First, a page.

CIO100 2018 #9: David Hackshall, Cochlear
“Innovation is a key DNA strain across the organisation,” says David Hackshall, chief information officer at Cochlear.
“It is also a major part of our intellectual property and directly impacts new products and offerings that we introduce to the market,” he says.
Consequently, Hackshall apologises for being somewhat vague about Cochlear’s investments in machine learning and artificial intelligence technologies.
“We have made two investments in machine learning and AI,” he says. “In one case, we expect to shorten the amount of time it takes for an implant recipient to reach the optimal hearing outcome.”
To aid in training professionals and implant candidates, Cochlear has delivered (internally) several immersive virtual reality tools that allow people to see and walk through the internal workings of the implant and sound processor – to go inside the processor and understand what makes it tick, adds Hackshall.
The organisation has also internally evolved its next-generation sound processor to be iPhone-capable. This provides the cochlear implant recipient with more real time data on the performance of their device and ultimately hearing outcomes, says Hackshall.
This marks the beginning of a Connected Health strategy at Cochlear, which ties in with the implementation of the SAML (security assertion markup language) or single sign-on platform that provides a seamless user experience as the recipient ‘on-boards’ to Cochlear through a mobile application.
“Like most organisations, our online presence has evolved over time and created by different teams. This has led to multiple entry points and structures for our customers,” he says.
“This was tackled this year with the implementation of the Salesforce SAML platform. The migration of our online store and portals to this platform has made it easier to do business with us online. Instead of a customer having to retain differing credentials for our online store and our service portal, they are now integrated through the universal authentication process delivered by Salesforce.com,” he says.
In addition, the rollout of Salesforce to Cochlear’s field sales and service staff has completely transformed the way field and operations members engage with each other, as well as how the organisation manages end devices.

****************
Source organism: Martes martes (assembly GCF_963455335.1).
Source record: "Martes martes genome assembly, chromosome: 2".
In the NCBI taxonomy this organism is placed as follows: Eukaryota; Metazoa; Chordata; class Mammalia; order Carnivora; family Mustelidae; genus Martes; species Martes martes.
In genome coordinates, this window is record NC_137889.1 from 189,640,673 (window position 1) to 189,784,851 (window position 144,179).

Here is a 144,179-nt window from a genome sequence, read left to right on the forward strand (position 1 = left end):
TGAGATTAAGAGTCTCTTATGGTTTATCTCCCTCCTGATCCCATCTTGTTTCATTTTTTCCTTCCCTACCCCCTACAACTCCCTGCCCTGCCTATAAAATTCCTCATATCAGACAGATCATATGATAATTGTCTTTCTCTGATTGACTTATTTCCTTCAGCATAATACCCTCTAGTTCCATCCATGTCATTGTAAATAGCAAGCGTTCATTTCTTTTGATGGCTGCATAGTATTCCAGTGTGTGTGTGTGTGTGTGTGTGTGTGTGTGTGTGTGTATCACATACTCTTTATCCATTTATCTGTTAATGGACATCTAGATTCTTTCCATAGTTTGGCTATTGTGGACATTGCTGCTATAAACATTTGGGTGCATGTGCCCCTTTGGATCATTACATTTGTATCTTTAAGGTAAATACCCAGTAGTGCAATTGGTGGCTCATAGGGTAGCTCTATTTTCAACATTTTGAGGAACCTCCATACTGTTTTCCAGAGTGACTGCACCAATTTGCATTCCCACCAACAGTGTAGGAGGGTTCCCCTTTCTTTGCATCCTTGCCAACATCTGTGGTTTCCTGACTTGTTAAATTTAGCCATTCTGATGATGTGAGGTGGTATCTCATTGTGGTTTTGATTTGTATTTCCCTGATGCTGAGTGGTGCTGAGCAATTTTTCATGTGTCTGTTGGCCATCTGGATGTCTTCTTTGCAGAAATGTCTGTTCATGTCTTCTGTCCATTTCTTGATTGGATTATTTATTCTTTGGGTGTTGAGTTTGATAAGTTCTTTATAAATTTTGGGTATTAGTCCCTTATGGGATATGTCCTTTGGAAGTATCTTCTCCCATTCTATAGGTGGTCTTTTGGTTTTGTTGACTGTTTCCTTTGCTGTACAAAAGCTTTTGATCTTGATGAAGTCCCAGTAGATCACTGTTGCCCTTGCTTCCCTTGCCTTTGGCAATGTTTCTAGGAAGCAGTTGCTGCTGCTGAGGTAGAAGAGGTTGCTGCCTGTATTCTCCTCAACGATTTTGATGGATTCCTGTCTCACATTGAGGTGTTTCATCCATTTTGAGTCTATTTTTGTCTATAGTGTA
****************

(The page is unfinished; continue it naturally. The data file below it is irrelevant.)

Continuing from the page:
“Now our field teams and service teams are on the same page when it comes to how we are servicing our professionals and device recipients alike. This model has been deployed in more than 20 countries and has been a key enabler in driving towards process standardisation across the countries and regions,” he says.
Product quality and performance vital
High quality product is of utmost importance to implant customers and to the Cochlear organisation, says Hackshall. As each product rolls through the manufacturing process, it needs to be quality and performance checked at each step in the process.
The checks were previously recorded in the ERP system manually. Now, Hackshall and his team have integrated the testing equipment into a Cochlear cloud-based machine integration platform that records the tests and references the test results back into the ERP system. The result is significant improvement in process automation within manufacturing and improved data accuracy for quality control.
“The scalable AWS cloud platform based on open source technology provides ‘system enforced quality gates’ and validation rules instead of manual processes and data entry. This ensures the quality of device build, compliance to strict quality parameters, avoidance of ‘corrective and preventative action’ and unwanted events,” says Hackshall.
Hackshall and his team have also improved manufacturing record keeping by replacing paper records with an electronic system that makes centralised data easier to search and retrieve. This has reduced costs by eliminating paper records that are normally stored in physical archives.
Finally, Cochlear’s manufacturing and logistics, and research and development teams are using data to gain insights into product yields, efficiency, returns and rework across various product lines. This helps them optimise workflows, anticipate maintenance events and plan inventory, says Hackshall.
You can’t communicate too much
Hackshall has learnt a few key lessons during his career; the first being that a CIO should ‘over communicate.’
“Never assume they heard you the first or second time; it’s critical to stay on message. Secondly, you can’t control everything, and thirdly, if you see a behaviour that does not reflect your culture, stomp on it,” he says.
“To explore just one of these – a part of bringing about a new culture, you hope that all staff you inherit can rally around and embrace the direction you want to head towards. As part of our cultural shift, we needed to develop service metrics that measured IT performance to targets.
“The development of a services catalogue was required with targeted SLAs. As this was a new concept for staff at Cochlear to embrace, and as we globally integrated our differing IT functions into our global group, alignment and process standards became critical to ensure we were measuring in a consistent way,” he says.
Given the historical level of independence, combined with the cultural shift towards service orientation, not all players on the field were aligned, or for that matter, playing the right game, he says.
“This had to be overcome by recommunicating the need, building cross-functional teams and shared goals. We also openly rewarded demonstrated behaviour that moved us towards integration and counselling of staff on behaviour that was not supportive of the new direction."